The historical era began in Britain with the Roman conquest in the first century A.D. From then until the present the darkest age is that of the 5th and 6th centuries. It is dark because of the general decline in the level of civilization e.g. the end of coin minting and pottery manufacturing, the reversion to timber buildings etc. But even more so it is dark because of our ignorance of even the most crucial historical events. This is not because of the lack of contemporary writing; we have a greater quantity of first-hand observation (due especially to the 6th century cleric Gildas) from this era than from some of the preceding Roman centuries. But Gildas was not a historian and his long-winded sermon contains relatively little useful information. Also, far more "happened" to society and the state in the fifth and sixth century, including long-running wars between the Britons and the invading Anglo-Saxons and Scots, than during the relatively uneventful Pax Romana. Thus there is a great deal of uncertainty in the history of this era; not even the broad features are agreed upon by all historians, and historians who do agree on the veracity of certain events may assign them dates which vary by more than a generation.
This uncertainty, plus the relatively paucity of sources available, has made this period of history a favourite for amatueur historians, in which I include myself. It is also interesting as the time when Britain (south of Hadrian's wall) was transformed from a Roman diocese into the kingdoms of the Saxons and the Britons --- the forerunners of England and Wales today. Finally, it is of course the time of the "real Arthur" (if he existed) --- the most famous historical figure (if he was historical) from the first millenium of British history. In order to keep my work to a manageable size I have deliberately concentrated on the history of what had been Roman Britain; that is, of that part of the Island south of Hadrian's wall. Some events in Ireland and north of the wall are mentioned, but most only in so far as they affected the history of Britain. Also, ecclesiastical history receives only minimal attention from me even though its sources for the 5th and 6th century probably outweigh all others.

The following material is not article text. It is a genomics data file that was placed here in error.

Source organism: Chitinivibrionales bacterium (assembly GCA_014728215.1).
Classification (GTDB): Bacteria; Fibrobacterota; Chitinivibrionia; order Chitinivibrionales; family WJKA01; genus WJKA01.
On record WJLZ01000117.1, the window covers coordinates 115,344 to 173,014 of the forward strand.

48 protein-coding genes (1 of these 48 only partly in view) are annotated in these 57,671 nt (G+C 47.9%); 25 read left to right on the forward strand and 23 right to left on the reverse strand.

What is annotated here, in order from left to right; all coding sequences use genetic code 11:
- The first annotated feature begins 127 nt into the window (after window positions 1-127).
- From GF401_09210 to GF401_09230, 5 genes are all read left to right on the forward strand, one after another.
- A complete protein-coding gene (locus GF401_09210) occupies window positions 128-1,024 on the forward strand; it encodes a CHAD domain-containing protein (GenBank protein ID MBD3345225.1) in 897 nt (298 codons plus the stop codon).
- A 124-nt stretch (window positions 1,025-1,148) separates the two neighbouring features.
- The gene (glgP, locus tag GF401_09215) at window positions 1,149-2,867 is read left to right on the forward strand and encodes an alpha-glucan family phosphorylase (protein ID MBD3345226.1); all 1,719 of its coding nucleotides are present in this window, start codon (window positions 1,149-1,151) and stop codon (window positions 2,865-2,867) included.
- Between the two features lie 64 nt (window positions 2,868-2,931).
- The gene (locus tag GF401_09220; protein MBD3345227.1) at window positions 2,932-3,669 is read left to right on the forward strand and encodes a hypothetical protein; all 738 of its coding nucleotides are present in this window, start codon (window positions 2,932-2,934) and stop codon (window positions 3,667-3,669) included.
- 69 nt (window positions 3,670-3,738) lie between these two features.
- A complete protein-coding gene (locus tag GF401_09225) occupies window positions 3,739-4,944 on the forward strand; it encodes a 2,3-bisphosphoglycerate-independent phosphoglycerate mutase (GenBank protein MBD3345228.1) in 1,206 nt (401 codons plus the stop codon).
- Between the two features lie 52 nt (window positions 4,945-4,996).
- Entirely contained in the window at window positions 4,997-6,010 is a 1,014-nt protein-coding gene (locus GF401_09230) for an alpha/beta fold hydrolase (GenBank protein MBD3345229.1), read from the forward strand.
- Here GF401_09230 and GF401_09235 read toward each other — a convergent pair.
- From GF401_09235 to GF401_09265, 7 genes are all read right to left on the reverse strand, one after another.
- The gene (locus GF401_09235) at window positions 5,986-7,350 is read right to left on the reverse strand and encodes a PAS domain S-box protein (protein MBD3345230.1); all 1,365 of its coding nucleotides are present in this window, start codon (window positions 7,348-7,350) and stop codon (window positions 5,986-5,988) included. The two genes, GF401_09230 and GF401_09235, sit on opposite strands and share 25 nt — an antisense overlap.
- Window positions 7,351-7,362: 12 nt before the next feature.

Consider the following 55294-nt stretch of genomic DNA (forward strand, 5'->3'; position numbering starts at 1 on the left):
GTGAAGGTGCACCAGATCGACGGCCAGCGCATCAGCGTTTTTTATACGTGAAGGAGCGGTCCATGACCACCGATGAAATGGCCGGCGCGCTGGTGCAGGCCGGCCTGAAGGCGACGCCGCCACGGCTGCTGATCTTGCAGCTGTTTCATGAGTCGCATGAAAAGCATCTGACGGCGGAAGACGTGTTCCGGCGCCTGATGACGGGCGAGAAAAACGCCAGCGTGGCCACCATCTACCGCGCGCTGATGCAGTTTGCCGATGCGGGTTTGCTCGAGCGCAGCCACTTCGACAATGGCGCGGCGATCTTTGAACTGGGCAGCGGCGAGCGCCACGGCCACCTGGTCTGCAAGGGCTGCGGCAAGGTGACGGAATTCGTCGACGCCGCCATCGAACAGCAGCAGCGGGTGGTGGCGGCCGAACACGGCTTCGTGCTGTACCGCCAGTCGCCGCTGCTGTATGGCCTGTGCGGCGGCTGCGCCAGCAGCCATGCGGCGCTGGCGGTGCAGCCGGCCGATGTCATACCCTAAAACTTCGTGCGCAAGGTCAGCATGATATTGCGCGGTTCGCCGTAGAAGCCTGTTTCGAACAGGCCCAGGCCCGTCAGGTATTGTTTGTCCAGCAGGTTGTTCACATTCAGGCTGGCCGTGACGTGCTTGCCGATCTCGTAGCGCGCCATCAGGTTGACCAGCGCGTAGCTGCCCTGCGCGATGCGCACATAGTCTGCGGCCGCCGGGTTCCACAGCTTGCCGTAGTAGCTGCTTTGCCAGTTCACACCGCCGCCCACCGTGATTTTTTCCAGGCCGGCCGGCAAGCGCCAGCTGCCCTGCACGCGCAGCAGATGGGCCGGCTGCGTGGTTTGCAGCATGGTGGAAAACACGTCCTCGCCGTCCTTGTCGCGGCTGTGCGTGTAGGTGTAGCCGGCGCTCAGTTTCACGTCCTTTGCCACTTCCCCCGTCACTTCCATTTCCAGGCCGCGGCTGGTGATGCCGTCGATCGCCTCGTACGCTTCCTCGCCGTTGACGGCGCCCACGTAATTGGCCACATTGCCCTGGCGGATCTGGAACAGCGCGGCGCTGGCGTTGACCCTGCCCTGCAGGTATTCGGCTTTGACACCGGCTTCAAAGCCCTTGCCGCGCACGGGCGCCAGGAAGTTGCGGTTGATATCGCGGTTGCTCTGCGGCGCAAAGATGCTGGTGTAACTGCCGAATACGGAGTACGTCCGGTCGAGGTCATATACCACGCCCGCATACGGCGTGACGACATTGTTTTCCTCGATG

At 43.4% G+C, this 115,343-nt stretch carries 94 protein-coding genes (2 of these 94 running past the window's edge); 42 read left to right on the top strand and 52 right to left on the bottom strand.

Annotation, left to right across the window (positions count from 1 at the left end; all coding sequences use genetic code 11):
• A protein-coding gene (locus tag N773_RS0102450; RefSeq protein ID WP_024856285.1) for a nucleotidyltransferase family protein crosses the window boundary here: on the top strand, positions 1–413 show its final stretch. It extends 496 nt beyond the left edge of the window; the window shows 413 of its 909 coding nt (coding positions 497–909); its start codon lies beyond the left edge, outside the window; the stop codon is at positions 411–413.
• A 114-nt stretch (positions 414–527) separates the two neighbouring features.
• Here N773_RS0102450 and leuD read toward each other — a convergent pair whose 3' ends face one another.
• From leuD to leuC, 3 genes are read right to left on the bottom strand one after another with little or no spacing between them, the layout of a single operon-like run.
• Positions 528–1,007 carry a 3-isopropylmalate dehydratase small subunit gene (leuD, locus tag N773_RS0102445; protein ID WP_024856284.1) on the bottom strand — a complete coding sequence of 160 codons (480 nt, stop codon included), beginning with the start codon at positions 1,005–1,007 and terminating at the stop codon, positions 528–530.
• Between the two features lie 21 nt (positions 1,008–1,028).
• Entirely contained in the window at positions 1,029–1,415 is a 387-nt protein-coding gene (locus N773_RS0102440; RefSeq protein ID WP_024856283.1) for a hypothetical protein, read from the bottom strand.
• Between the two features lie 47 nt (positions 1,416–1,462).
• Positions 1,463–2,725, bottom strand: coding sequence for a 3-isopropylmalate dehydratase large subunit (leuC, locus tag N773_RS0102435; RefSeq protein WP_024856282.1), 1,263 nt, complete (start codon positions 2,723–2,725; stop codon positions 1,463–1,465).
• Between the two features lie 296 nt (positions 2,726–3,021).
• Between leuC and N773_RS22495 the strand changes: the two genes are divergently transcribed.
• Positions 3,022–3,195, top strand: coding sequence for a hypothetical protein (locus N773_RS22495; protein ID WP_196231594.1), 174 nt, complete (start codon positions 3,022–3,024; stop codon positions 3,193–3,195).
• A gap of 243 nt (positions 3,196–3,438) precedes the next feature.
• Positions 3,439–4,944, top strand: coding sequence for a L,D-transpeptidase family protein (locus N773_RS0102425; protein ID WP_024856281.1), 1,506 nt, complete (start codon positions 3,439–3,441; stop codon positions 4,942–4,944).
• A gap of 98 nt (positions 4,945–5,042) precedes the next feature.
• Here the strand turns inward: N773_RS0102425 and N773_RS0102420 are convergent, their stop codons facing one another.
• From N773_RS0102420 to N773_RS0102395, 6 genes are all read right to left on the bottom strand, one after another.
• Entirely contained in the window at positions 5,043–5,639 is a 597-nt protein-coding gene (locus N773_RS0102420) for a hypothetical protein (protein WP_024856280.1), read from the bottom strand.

This website contains a variety of different pieces by me, all on the same theme, but with different intents:
This first part (1997-) is a quasi-narrative history (20 000 words long) told using only quotations from the primary (and early secondary) sources. As explained in the preface to that page, this history should not be taken too seriously. It is a possible history, but the unreliability of most of the early sources, and the sketchiness of the reliable ones, rule out any history that is both trustworthy and detailed.
This second part is a collection of my publications. Two are refereed papers: one published in 2000 in Parergon, and the other in 2011 in the Journal of the Australian Early Medieval Association. There are a number of reviews published from 2003 on in The Heroic Age, a free, online journal dedicated to the study of the Northwestern Europe from the Late Roman Empire to the advent of the Norman Empire. I've also created a wikipedia article.
This third part (2001-) is a discussion of just how limited our knowledge is of this period of British history. I also present snippets of widely differing chronologies, all of which are consistent with the sources.
This fourth part (2003-) attempts to give a chronology (like the first part) but using only the reliable sources (as discussed in the third part). It is my best guess at what really happened and I think it has a fair chance of being on the right track. I also discuss the archaeological evidence, and what this may reveal about the tribes and polities of the time, including maps.
This fifth part (2008-) rates a large number of historical novels (or series of novels) by several criteria. It also provides detailed reviews of several of my favourites, plus a discussion of chronologies chosen by different authors.
This sixth part (2008) is not by me at all; it is a reproduction of the hitherto unpublished final instalment in the Albion trilogy by novelist Patrick McCormack. This is, in my view, one of the best historical novels of Arthurian Britain (see my reviews page). A preface to the book explains how I came to be publishing it on this site.